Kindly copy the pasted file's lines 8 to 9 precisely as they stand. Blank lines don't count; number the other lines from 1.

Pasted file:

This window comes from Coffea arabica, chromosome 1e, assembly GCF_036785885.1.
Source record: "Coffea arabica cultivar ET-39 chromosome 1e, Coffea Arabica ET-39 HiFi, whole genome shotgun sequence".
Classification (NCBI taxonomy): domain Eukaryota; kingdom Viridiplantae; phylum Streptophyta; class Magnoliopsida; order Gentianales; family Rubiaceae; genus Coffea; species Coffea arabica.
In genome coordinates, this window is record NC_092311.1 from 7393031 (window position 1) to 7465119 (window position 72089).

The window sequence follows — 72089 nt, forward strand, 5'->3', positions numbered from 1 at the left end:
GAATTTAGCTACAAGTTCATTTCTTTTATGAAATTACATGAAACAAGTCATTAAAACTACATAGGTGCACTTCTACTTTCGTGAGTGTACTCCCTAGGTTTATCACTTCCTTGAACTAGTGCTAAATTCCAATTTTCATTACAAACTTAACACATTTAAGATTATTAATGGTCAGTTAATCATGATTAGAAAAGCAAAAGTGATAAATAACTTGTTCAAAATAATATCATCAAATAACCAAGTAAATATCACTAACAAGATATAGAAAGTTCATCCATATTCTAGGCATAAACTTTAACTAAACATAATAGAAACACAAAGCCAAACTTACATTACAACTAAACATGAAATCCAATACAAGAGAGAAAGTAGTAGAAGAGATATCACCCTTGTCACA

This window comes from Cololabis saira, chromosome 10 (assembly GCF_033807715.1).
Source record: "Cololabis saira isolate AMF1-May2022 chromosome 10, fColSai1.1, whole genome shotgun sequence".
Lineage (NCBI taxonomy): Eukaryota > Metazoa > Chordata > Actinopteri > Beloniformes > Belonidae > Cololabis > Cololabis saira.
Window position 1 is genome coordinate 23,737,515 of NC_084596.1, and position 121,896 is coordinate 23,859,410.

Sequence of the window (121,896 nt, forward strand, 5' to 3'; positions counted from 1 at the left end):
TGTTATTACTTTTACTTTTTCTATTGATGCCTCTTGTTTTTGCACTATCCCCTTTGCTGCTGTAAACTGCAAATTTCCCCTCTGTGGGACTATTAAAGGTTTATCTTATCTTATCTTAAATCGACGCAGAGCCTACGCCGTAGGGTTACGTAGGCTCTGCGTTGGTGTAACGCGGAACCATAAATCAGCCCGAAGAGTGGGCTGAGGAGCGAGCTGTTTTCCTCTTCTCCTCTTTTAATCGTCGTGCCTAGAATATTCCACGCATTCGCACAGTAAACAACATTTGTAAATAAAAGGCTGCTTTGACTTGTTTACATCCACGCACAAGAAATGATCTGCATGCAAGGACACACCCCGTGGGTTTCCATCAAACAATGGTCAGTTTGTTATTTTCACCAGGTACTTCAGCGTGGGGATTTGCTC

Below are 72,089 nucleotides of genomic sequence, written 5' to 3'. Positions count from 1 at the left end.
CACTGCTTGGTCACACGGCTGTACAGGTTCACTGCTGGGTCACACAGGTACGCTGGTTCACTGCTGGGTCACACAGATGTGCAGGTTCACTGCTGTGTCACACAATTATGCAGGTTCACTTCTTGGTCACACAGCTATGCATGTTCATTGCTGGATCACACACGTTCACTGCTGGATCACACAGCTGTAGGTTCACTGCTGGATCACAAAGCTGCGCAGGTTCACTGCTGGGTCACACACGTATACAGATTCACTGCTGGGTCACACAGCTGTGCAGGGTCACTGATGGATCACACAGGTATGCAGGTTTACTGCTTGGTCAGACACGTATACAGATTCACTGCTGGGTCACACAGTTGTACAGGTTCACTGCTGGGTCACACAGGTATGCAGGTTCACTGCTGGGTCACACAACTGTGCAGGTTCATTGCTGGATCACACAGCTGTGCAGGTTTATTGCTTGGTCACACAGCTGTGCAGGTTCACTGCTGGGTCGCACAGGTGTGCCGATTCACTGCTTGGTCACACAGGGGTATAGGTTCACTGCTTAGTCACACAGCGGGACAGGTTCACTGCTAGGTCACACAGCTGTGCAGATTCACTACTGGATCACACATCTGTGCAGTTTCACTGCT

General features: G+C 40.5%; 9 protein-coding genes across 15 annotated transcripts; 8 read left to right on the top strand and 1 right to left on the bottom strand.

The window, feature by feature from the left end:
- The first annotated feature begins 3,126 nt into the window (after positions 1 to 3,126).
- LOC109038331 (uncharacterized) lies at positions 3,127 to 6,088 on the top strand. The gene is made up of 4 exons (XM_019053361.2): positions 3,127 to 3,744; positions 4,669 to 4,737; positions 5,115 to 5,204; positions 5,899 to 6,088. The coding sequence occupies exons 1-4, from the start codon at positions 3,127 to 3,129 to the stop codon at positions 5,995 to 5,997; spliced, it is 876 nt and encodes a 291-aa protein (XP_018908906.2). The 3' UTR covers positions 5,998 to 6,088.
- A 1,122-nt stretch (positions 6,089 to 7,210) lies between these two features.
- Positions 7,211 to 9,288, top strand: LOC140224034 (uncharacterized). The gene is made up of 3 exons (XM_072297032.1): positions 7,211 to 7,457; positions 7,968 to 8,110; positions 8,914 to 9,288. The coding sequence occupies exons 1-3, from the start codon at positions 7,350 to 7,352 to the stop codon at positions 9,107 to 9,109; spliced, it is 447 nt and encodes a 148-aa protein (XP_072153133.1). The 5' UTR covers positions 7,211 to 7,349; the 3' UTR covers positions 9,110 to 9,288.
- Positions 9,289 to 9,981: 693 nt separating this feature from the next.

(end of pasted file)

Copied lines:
Source record: "Cololabis saira isolate AMF1-May2022 chromosome 10, fColSai1.1, whole genome shotgun sequence".
Lineage (NCBI taxonomy): Eukaryota > Metazoa > Chordata > Actinopteri > Beloniformes > Belonidae > Cololabis > Cololabis saira.